I have serious doubts I would survive an all out gunfight today, as I am almost 70 and a physically large human at 6'4" and it makes me a great target.Probably have an heart attack if you shot at me today. hiding behind twelve inch barricade leaves more than half my chest exposed. So, my training has been for aggressive response to an attack to make the attacker duck. going to bite it anyway so I am going to take the bastards with me.
basically, never piss off an old man with a DD-214. It would be like opening a box of chocolates, you never know what you will get.

Peter said...

@Tam: Oops! Sorry - my bad. Fixed it.

Mark said...

I’ve followed your blog for a number of years and find a lot of the articles both interesting and challenging. From my perspective in Australia, I must admit that some of the articles related to firearms in the perspective of the American environment are difficult to relate to.
I’ve had the privilege of visiting the United States on numerous occasions and I’m aware of your history, culture and views on many matters. These must be sufficiently attractive to me in order to keep drawing me to visit your beautiful country. However, like most Australians we are continually shocked by the number of firearm-related deaths in America and, in particular, the high incidence of mass shootings.
Even as I write, there is an active shooter in Philadelphia and 6 police officers have been shot.
Firstly, let me state that I’m not anti-firearms. They are a tool like anything else and many of my relatives living in rural areas need guns to shoot feral animals, put down injured stock etc. Also, I see the attraction of the use of guns for sporting purposes, particularly when being used by skilled, vetted and enthusiastic shooters.
The difference between Australia and the United States is that in the latter, firearms almost have a totemic significance. In Australia, we question why we have to live with guns, in America the question is how could you live without guns.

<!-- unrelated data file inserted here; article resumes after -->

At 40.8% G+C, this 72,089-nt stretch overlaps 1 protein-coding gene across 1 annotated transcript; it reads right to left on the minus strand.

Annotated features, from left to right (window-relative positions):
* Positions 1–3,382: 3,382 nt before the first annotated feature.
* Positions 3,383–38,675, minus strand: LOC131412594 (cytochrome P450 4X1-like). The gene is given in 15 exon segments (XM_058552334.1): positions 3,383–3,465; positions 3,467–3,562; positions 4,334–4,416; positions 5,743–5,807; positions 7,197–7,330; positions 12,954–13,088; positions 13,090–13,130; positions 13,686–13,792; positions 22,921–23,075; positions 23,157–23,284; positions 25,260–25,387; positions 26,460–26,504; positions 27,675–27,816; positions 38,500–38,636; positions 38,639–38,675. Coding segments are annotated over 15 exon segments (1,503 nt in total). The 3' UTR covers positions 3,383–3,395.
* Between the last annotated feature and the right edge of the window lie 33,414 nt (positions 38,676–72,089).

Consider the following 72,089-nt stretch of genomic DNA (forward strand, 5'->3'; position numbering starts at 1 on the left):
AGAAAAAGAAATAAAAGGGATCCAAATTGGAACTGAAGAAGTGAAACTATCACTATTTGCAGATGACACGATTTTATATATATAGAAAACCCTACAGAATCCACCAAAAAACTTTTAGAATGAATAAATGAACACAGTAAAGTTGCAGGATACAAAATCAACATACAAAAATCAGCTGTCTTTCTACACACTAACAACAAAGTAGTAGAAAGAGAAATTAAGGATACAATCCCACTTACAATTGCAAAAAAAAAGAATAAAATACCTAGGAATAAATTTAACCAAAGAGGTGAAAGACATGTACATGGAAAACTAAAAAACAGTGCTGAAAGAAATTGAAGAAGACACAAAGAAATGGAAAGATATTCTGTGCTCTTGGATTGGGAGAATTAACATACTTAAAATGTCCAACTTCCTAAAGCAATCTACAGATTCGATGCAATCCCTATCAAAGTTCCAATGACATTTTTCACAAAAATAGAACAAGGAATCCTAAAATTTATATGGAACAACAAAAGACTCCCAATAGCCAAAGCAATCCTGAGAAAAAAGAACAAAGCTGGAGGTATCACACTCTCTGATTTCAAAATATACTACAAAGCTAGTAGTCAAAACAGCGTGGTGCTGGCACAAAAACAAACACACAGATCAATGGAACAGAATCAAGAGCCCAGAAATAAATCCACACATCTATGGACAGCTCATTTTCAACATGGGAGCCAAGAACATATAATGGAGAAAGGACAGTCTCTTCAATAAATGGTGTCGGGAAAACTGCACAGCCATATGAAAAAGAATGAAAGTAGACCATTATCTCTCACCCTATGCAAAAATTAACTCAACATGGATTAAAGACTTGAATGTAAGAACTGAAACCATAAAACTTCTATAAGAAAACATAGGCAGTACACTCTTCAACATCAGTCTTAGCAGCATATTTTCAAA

Australia’s response to the shooting deaths of 35 people at Port Arthur in 1996 is an example of our attitude to firearms. To cut a long story short, whilst there were stout defenders of the status quo, the vast majority of Australians were not prepared to pay the price of having easy access to large numbers of firearms if the potential of repeat offences was the price to be paid.
Certainly we still have people who get shot by criminals, by accident or as the result of domestic violence. I would chance to say that we’ve probably got the same percentage of bad guys, angry people and mentally ill people as the United States. What we don’t have is the easy availability or the use of firearms as the “go to” way of expressing that anger or frustration.
The result is that whilst the number of per-capita incidents in Australia is probably similar to the States, rarely do they escalate to the extent that people other than those directly involved become killed or injured. As an example, 2 days ago, a young man with a history of mental illness ran through the main streets of Sydney brandishing a knife. Sadly, one woman was killed (earlier in an apartment) and another wounded during the spree. Luckily, due to our firearms laws he had no access to guns and the huge number of potential victims was reduced as a result.
Whilst modern life requires you to be situationally aware of your environment, we can’t imagine having to be so alert as to be actually expecting to react to someone intent on mass murder in a supermarket. We would be askance if we required armed guards at our schools.
Every mass shooting is in itself a tragedy. Even more tragic is the easy availability and reliance on firearms in America means people have to be hyper-alert to the danger as they go about their routine lives. The focus on the right (and almost the responsibility) to be armed means that people need to live their lives like a lottery, just waiting for the inevitable ambush to occur and being ready to respond if it does.
Do people really want to live this way, waiting their turn to be the subject of the “hearts and prayers” response?
I know that we’re unlikely to agree in these matters but I think it useful for others to be exposed to our experience. Our world can be a better place in so many areas when we learn from others and be aware that alternatives exist.

Ritchie said...

It needs to be stressed that in a political setting, arguing over technical details is *completely* beside the point.

Will said...


what most people in other countries don't understand about the US is what sets us apart from them. We went to war with England when they tried to disarm the colonies. This was actually a war of succession from them. If they hadn't been so stupid, world history might be considerably different! After the war, the various states demanded certain guarantees from the nascent federal government. That became the Bill of Rights, which were chains on the government, intended to restrict how they treated the citizens.